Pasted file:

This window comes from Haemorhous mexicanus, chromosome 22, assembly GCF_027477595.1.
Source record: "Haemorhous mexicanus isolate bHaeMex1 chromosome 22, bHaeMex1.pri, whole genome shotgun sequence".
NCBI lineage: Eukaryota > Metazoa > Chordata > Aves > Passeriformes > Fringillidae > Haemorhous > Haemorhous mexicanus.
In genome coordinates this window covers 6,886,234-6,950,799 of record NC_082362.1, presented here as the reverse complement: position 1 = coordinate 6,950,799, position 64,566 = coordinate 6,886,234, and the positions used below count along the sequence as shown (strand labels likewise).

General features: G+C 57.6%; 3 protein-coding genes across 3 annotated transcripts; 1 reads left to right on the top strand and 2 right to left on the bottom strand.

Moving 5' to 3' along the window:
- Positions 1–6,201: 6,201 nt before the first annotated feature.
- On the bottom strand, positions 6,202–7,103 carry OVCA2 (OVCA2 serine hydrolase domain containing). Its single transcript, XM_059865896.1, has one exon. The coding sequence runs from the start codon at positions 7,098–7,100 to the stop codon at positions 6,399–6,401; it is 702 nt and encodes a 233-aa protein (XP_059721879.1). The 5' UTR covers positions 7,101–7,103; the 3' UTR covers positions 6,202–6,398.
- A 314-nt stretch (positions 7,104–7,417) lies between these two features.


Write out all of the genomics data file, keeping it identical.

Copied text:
This window comes from Haemorhous mexicanus, chromosome 22, assembly GCF_027477595.1.
Source record: "Haemorhous mexicanus isolate bHaeMex1 chromosome 22, bHaeMex1.pri, whole genome shotgun sequence".
NCBI lineage: Eukaryota > Metazoa > Chordata > Aves > Passeriformes > Fringillidae > Haemorhous > Haemorhous mexicanus.
In genome coordinates this window covers 6,886,234-6,950,799 of record NC_082362.1, presented here as the reverse complement: position 1 = coordinate 6,950,799, position 64,566 = coordinate 6,886,234, and the positions used below count along the sequence as shown (strand labels likewise).

General features: G+C 57.6%; 3 protein-coding genes across 3 annotated transcripts; 1 reads left to right on the top strand and 2 right to left on the bottom strand.

Moving 5' to 3' along the window:
- Positions 1–6,201: 6,201 nt before the first annotated feature.
- On the bottom strand, positions 6,202–7,103 carry OVCA2 (OVCA2 serine hydrolase domain containing). Its single transcript, XM_059865896.1, has one exon. The coding sequence runs from the start codon at positions 7,098–7,100 to the stop codon at positions 6,399–6,401; it is 702 nt and encodes a 233-aa protein (XP_059721879.1). The 5' UTR covers positions 7,101–7,103; the 3' UTR covers positions 6,202–6,398.
- A 314-nt stretch (positions 7,104–7,417) lies between these two features.